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pyrimidine tautomer
pyrimidinone tautomer
IUPAC name
Other names
2,6-Diamino-4,5-pyrimidinediol; 2,6-diamine-5-hydroxy-4(3H)-pyrimidinone; 2,4-diamino-5,6-dihydroxypyrimidine
3D model (JSmol)
Molar mass 142.12 g·mol−1
Appearance Brownish needles
Solubility in 10% KOH Soluble[vague]
Except where otherwise noted, data are given for materials in their standard state (at 25 °C [77 °F], 100 kPa).
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Infobox references

Divicine (2,6-diamino-4,5-dihydroxypyrimidine) is an oxidant and a base with alkaloidal properties found in fava beans and Lathyrus sativus. It is an aglycone of vicine. A common derivative is the diacetate form (2,6-diamino-1,6-dihydro-4,5-pyrimidinedione).[1]


Divicine is found in fava beans and in the legume Lathyrus sativus, also known as khesari, which is a cheap and robust food source commonly grown in Asia and East Africa.


In plants, reduced divicine is formed from the hydrolysis of the inactive β–glucoside, vicine.[2]

A simplified three-step process for artificial divicine synthesis: (1) The benzyl group of 2-amino-5-benzyloxy-4-hydroxypyrimidine is removed by acid hydrolysis, yielding 2-amino-4,5-dihydroxypyrimidine. (2) This intermediate is then treated with nitrous acid to yield the slightly soluble orange product, 2-amino-6-nitrosopyrimidine-4,5-diol (3) which is then reduced with sodium dithionite to yield divicine.[3]


Divicine has been deemed a hemotoxic component of fava beans and plays a role in the development of favism, a disorder that involves a hemolytic response to the consumption of broad beans due to glucose-6-phosphate dehydrogenase (G6PD or G6PDH) deficiency. This deficiency, an X-linked recessive hereditary disease, is the most common enzyme deficiency worldwide. It is particularly common in those of African, Asian, Mediterranean, and Middle-Eastern descent. Symptoms of favism include hemolysis, prolonged jaundice, kernicterus, and even acute renal failure in extreme cases.[4]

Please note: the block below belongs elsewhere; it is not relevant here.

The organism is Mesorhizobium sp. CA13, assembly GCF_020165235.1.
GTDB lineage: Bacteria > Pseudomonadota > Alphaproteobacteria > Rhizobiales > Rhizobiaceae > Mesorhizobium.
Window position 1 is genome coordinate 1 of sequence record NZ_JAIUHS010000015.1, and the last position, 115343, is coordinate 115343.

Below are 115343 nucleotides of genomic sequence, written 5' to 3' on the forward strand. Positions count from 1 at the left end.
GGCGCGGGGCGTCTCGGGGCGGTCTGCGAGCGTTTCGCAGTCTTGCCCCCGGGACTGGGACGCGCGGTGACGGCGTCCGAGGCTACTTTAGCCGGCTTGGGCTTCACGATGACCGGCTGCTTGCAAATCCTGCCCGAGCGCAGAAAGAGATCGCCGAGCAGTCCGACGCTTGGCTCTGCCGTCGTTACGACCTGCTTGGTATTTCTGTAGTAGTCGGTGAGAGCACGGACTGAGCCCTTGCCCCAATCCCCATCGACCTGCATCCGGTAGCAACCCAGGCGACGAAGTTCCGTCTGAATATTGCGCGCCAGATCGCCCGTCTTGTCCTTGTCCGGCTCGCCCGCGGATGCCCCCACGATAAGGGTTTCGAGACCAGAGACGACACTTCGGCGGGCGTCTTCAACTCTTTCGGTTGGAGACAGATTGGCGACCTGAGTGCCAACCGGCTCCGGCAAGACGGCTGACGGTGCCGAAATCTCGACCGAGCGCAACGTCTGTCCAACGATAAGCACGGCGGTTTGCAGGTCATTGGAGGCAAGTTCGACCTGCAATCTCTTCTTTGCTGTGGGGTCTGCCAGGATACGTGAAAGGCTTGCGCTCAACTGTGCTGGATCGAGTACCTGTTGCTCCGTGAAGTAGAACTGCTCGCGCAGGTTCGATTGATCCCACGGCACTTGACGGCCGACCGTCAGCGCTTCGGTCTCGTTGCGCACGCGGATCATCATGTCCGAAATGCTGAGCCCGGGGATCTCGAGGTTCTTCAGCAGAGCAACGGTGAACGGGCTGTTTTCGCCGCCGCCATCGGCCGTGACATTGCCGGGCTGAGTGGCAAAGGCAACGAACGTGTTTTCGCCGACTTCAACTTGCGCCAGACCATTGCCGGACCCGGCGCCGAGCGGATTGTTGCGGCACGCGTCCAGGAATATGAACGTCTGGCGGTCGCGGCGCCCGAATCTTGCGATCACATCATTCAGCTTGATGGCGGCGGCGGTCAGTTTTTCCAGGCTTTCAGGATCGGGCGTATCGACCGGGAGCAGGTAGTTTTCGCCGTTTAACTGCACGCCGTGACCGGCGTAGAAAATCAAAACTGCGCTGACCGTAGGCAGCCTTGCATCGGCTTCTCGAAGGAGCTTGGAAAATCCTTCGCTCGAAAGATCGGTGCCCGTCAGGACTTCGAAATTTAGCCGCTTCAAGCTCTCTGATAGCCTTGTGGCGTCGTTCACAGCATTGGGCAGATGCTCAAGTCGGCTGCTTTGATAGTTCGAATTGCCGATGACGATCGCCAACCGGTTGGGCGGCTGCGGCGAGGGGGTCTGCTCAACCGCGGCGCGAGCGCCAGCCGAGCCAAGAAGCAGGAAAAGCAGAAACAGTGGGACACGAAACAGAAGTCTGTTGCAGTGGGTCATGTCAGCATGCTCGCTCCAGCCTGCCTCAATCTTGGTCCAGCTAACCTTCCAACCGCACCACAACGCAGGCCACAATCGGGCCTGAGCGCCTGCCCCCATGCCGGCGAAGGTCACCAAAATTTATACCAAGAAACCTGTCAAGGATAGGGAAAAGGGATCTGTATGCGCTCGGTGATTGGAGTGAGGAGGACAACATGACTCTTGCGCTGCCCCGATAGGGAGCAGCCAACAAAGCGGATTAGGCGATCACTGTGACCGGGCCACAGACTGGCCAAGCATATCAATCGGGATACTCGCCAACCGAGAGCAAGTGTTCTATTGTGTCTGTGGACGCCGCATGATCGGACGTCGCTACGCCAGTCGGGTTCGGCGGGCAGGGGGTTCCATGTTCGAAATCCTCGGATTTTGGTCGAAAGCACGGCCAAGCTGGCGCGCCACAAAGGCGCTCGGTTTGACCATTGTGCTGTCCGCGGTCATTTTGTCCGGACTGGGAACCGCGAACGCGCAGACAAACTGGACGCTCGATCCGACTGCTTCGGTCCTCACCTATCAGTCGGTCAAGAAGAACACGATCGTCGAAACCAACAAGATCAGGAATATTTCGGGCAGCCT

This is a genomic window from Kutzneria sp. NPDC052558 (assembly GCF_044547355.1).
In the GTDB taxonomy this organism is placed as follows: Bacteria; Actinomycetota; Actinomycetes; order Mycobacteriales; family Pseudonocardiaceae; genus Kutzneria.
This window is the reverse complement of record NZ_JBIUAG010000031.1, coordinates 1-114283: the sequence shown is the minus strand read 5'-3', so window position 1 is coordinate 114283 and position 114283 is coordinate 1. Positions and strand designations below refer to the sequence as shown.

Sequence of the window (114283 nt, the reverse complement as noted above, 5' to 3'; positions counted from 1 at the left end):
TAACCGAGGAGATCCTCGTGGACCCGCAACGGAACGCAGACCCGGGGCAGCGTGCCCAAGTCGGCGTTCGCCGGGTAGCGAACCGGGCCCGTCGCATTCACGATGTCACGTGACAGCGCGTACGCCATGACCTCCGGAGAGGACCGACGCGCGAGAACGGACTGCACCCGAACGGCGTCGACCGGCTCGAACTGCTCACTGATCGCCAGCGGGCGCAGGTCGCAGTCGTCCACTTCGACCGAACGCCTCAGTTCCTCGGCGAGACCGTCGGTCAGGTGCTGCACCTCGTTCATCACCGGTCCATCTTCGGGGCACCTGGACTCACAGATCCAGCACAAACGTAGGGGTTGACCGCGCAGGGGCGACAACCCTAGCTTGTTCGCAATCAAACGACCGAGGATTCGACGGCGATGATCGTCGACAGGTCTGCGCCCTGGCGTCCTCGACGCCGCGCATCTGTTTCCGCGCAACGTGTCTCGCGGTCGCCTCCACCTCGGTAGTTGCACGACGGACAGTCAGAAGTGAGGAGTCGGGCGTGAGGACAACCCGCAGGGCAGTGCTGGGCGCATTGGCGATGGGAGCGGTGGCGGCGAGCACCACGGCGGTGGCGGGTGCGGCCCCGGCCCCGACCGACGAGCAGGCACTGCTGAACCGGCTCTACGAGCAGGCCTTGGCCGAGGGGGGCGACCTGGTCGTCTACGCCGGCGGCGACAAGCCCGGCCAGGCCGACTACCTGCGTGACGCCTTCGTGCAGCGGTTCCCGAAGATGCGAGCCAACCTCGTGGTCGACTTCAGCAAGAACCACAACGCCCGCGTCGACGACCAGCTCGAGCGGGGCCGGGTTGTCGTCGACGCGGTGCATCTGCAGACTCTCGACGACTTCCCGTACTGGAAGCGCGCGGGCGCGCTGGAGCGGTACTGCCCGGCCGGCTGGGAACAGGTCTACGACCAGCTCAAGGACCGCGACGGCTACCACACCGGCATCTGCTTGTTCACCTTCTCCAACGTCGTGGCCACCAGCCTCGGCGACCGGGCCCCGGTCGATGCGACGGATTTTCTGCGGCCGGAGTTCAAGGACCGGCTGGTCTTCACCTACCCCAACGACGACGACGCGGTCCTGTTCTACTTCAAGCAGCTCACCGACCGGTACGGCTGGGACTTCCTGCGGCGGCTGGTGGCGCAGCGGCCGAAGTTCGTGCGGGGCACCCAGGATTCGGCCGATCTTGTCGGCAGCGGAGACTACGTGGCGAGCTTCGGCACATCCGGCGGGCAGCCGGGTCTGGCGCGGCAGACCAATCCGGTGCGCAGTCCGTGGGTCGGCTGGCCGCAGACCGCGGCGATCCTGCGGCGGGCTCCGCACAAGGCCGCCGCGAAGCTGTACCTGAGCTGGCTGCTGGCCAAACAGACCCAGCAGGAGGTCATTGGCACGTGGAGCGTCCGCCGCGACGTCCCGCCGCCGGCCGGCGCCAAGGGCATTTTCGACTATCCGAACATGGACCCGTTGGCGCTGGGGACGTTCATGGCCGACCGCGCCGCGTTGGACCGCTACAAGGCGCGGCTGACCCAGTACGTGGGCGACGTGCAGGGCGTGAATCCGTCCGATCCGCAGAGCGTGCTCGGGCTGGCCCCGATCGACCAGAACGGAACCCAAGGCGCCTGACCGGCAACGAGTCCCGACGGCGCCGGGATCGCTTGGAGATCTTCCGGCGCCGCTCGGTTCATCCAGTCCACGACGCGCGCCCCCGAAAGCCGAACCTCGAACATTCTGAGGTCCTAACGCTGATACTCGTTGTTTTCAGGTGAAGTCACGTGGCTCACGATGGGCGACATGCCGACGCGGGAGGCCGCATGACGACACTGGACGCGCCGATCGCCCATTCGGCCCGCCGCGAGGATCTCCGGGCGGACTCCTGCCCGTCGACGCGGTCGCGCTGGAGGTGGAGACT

The specific mechanism of divicine’s toxicity is still unknown. It had been established that the β–glucosides vicine and convicine were linked to the precipitation of hemolytic crises in G6PDH-deficient individuals,[5] but in a more recent study of rat erythrocyte toxicity, exposure to 1.5 mM of divicine dramatically reduced survival rates while exposure to 5 mM of vicine did not. These results suggest that divicine is a direct-acting hemolytic agent and likely the direct cause of favism.[6]

Divicine is also present in and at least partially responsible for the poisonous action of Lathyrus sativus - a legume commonly grown in drought- and famine-prone regions of Asia and East Africa as an ‘insurance crop’ for human consumption and livestock feed when other crops fail to grow, despite their known health hazards.[7]


  1. ^ Bendich, C. (1953). "A revision of the structural formulation of vicine and its pyrimidine aglucone, divicine". Biochim. Biophys. Acta. 12: 462. doi:10.1016/0006-3002(53)90166-8. 
  2. ^ Baker, M.; Bosia, A. (1984). "Mechanism of Action of Divicine in a Cell-free System and in Glucose-6-phosphate Dehydrogenase-deficient Red Cells". Toxicol. Pathol. 12: 331–336. doi:10.1177/019262338401200405. 
  3. ^ Chesterfield, J.; et al. (1964). "194. Pyrimidines. Part XIII. Electrophilic substitution at position 6 and a synthesis of divicine (2,4-diamino-5,6-dihydroxypyrimidine)". J. Chem. Soc.: 1001–1005. doi:10.1039/jr9640001001. 
  4. ^ Frank, J. (2005). "Diagnosis and management of G6PD deficiency". Am. Fam. Physician. 72: 1277–1282. 
  5. ^ Doyle, M. Ellin (1995). Food Safety 1995. Marcel Dekker, Inc. p. 357. ISBN 0-8247-9624-1. 
  6. ^ McMillan, D.; et al. (2001). "Favism: Effect of Divicine on Rat Erythrocyte Sulfhydryl Status, Hexose Monophosphate Shunt Activity, Morphology, and Membrane Skeletal Proteins". Toxicol. Sci. 62: 353–359. doi:10.1093/toxsci/62.2.353. PMID 11452148. 
  7. ^ http://www.biology-online.org/dictionary/Divicine